The different ratio of combined stabilizers and emulsifiers were created as shown in Table 1. The water required was preheated at 45°C, sucrose and SMP were added into warm water and then mixed properly. The thoroughly premixed dry ingredients of stabilizer/emulsifier blends was then added to the mix at 60°C and then butter was added to the mix at 65°C and homogenized with high speed blender for 2 min. The mixes were batch pasteurized at 80°C for 10 min. using water bath. The mixes were kept in refrigerator at 4°C for 1 h and homogenized for 15 min., added vanilla flavour into it at the ratio of 0.15% and stored at a chest freezer at -20°C to -18°C for 24 h. The ice cream mix was then whipped and aerated to produce ice cream samples and stored at -20°C to -18°C and used for physicochemical and sensory analysis studies.
Table 1. Ice cream formulations utilizing two stabilizer-emulsifier blends.
|Ingredients||Ratio of stabilizers/emulsifiers|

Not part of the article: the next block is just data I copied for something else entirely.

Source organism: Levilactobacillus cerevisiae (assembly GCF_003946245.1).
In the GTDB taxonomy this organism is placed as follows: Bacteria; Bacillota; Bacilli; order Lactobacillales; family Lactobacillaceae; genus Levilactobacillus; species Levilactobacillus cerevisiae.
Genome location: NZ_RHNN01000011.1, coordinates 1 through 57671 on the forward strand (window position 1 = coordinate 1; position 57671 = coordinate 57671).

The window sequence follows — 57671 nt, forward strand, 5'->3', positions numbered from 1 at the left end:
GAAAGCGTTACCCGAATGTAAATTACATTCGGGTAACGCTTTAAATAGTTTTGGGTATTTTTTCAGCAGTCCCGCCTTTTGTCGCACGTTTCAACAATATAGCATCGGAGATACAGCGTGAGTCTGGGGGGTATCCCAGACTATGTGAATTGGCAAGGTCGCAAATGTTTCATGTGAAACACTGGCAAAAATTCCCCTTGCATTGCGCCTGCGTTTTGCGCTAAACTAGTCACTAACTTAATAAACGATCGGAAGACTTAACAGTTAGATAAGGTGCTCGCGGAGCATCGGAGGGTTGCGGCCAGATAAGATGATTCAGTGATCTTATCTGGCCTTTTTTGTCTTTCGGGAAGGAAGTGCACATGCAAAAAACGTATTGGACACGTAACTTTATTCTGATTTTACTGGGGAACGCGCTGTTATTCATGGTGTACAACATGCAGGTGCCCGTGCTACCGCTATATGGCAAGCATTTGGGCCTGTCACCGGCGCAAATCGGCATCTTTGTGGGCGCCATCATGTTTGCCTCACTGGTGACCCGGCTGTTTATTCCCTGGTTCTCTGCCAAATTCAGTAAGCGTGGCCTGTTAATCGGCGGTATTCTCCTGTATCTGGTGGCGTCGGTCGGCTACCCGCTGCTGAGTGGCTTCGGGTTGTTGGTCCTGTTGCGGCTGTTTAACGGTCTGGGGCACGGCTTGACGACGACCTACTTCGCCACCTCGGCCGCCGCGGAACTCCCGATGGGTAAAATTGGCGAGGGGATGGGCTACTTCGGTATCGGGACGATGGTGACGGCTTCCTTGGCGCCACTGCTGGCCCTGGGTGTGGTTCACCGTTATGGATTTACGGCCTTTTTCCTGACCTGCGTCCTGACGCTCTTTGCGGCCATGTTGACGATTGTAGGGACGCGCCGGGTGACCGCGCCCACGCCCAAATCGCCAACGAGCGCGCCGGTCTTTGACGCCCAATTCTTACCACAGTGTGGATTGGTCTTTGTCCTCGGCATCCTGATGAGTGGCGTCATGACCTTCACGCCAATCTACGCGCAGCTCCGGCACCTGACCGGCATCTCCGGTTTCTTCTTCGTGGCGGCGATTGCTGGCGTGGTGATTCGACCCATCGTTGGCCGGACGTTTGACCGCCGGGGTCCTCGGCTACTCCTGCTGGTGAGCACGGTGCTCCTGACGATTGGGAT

|Locust bean gum||5||0|
|Sodium Carboxymethyl cellulose||0||30|
Overrun was estimated as described by Varnam and Sutherland . The mass of a fixed volume of aged ice cream mix was compared to the mass of the same volume of churned ice cream at intervals during the churning and aeration process.
A total solid was calculated using AOAC method (1990). Gerber method was applied for fat determination and acidity was determined by the method described by Kirk et al. [11,12]. The pH of the mixes was measured using a digital pH meter (Eutech Instruments, Malaysia) at 30°C and viscosity was measured at 80°C, 30 rpm and spindle no.62 using Brookfield LVDV-II+pro.
Melting Resistance of Ice Cream Samples
According to the methodology proposed by Lee and White, the ice cream samples stored at -20°C to -18°C was removed, weighed (50.0 ± 2.0 g) and was placed on 2 mm (mesh no. 10) wire screen at 25 ± 2°C. The dripped volume of melted ice cream was recorded at 10 min intervals for 120 min and result obtained in ml/10 min. was expressed as percentage loss of total sample .
The ice cream samples portioned 50ml cups were coded with A, B, C and D served to the 25 panelists in individually partitioned booths to assess the sensory attributes of samples. Sensory quality of ice cream was evaluated using standard evaluation score card of BIS (Indian Standard 2003) and statistical analysis was done according to method of Steel et al. .